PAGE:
The Singularity of Gershwin

Joseph Horowitz

The singularity of George Gershwin is an inexhaustible topic.

One thing that sets Gershwin apart is what I’d call his “cultural fluidity.” He is Russian, he is Jewish, he is American. He composes for Tin Pan Alley, Broadway, Hollywood, Carnegie Hall. He is an American in Paris. In Vienna, he is the rare American composer for whom Alban Berg greatly matters.

This fluidity of personal identity and musical style promotes a singular fluidity of interpretation. Rhapsody in Blue is equally Gershwin playing with Paul Whiteman’s band and Leonard Bernstein playing (at much slower tempos) with the New York Philharmonic. Is Porgy and Bess an opera or a show? The first recordings of Porgy’s arias (or songs) were left by America’s pre-eminent Verdi baritone: Lawrence Tibbett, whose “Where Is My Bess?” is searingly operatic. That was in 1935 – the same year Porgy opened on Broadway. Seven years later, Avon Long, who sang Sportin’ Life in the 1942 revival, recorded “I Got Plenty O’ Nuttin'” with the Leo Reisman Orchestra —a rendering of Porgy as distant from Tibbett as Louis Armstrong was distant from Rigoletto.

PostClassical Ensemble’s Gershwin festival last week at the Clarice Smith Center (College Park, Md.) focused on the “Russian Gershwin” —itself a limitless topic. Speaking of Porgy and Bess— the conductor of the first production, Alexander Smallens, was Russian. So was the director, Rouben Mamoulian. So was the designer, Sergei Soudeikine. Shostakovich first heard Porgy and Bess in Moscow, in 1945; he called it “magnificent” and compared Gershwin to Borodin and Mussorgsky. Jascha Heifetz arranged six Porgynumbers for violin and piano. For me, Heifetz’s recordings of these pieces, so creatively re-imagined, are among his highest achievements. Heifetz’s “My Man’s Gone Now” combines jazz (for which his affinity is far from casual) with keenings that can only be called Slavic.

Heifetz knew Gershwin; he had hoped for a Gershwin violin concerto. When Gershwin died, Heifetz said, “We should be ashamed that we didn’t appreciate this man when he was here in our midst.” That in fact Gershwin was experienced as a threat by Aaron Copland, Virgil Thomson, and other American classical musicians is well documented (e.g., in my Classical Music in America – and also in my Gershwin articles for the New York Times and the Times Literary Supplement). In the shuttered world of American classical music, Gershwin’s truest admirers were notably foreign-born: Heifetz, Otto Klemperer, Fritz Reiner, Arnold Schoenberg, Charles Martin Loeffler, Carl Engel.

PostClassical Ensemble’s Gershwin festival sampled a wide variety of Gershwin styles. Of the two participating pianists, Genadi Zagor is a Russian who improvises. I do not know another pianist who so combines an alacrity for jazz (from several different decades) with a complete command of Romantic piano color, nuance, and sonority. Zagor performed Rhapsody in Blue (with Angel Gil-Ordonez conducting the Whiteman version) with extemporaneous solos. In the course of the week, Genadi’s solos grew longer and more boldly digressive. I was not the only listener for whom the ultimate Friday night performance registered as an enhancement of what Gershwin set down. Rhapsody in Blue can seem a truncated work. Genadi’s final mega-cadenza mightily prepared the Big Tune (so redolent of Tchaikovsky’s Romeo and Juliet). The Rhapsody re-emerged kindred to a full-blown concerto whose 25-minute length seemed a fit for its materials and trajectory.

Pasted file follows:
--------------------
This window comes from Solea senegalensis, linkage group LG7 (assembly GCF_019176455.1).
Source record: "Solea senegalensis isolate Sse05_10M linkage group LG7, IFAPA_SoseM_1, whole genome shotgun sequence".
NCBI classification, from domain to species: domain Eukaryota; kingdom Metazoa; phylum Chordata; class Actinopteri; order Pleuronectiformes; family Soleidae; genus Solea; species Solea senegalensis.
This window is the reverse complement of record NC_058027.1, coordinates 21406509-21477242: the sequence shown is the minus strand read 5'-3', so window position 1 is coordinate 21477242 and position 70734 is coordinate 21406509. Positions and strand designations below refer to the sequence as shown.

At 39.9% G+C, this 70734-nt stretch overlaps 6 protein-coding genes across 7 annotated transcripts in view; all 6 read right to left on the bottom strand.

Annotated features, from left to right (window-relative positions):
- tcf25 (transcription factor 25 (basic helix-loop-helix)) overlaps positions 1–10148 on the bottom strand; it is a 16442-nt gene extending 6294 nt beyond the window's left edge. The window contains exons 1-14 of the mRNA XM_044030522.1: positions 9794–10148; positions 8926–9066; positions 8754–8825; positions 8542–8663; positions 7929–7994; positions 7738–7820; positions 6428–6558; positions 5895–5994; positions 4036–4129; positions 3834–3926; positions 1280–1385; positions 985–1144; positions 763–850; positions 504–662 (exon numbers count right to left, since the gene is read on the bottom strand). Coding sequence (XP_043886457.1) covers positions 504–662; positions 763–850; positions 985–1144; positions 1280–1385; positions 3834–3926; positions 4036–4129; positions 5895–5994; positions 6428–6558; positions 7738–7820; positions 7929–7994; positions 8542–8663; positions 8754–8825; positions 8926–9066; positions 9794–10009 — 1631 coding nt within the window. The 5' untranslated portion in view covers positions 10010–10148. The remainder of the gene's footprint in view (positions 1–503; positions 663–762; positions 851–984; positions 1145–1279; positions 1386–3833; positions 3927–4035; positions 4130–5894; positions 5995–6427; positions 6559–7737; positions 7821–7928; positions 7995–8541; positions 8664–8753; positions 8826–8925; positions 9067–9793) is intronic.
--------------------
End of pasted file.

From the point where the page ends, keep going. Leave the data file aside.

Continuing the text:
Our other pianist, Vakhtang Kodanashvili, is a native of Soviet Georgia. He delivered the most galvanizing Concerto in F I have ever heard (“terrifically exciting,” wrote Stephen Brookes in the Washington Post). Vakho does not improvise. But his keyboard sensibility is so remote from Gershwin’s (with its considered brittleness of texture and eschewal of the pedal) that a newborn concerto necessarily emerges, unprecedented for its range of tempo and mood.

There was nothing “Russian” about Angel Gil-Ordoñez’s reading of theCuban Overture (whose first interpreter, Albert Coates, was nevertheless born in St. Petersburg). Rather, this exceptional Spanish-born conductor (my close friend and colleague since we co-founded PostClassical Ensemble eight years ago) discovered in the overture’s middle section music as Spanish as Albeniz or Turina, realized with amazing freshness and aplomb.

In the course of the week, I puzzled over the susceptibility of these Gershwin scores to such an array of readings. The wise music historian Richard Crawford (who took part throughout) flooded this question with light when he reminded us of something Irving Berlin said —that Gershwin was “the only songwriter who became a composer.” That song remains so embedded in Gershwin’s music is a big reason that it’s so transcribable, arrangeable, re-interpretable. David Schiff, in his indispensable Rhapsody in Blue handbook (1997), makes a similar point when he writes: “In the music of, say, Stravinsky or Bartok, form, content, harmony, and instrumentation are fused in ways which make rearrangement or cutting difficult.”

In Classical Music in America, I treat Ives and Gershwin as the two supreme creative talents inhabiting my story —and yet (alas) both lie somewhat to the side. Dvorak, in 1893, famously predicted that “Negro melodies” would be the foundation of an American school of music. He envisioned symphonies, concertos, operas, and sonatas infused with the African-American vernacular. He could not have envisioned the fulfillment of his prophecy in popular musical realms as yet unglimpsed. What he had in mind, no doubt, were pieces like the Concerto in F andPorgy and Bess – pieces bridging the crippling hiatus between high and low. Had Gershwin not died at the age of 38, they would not stand alone.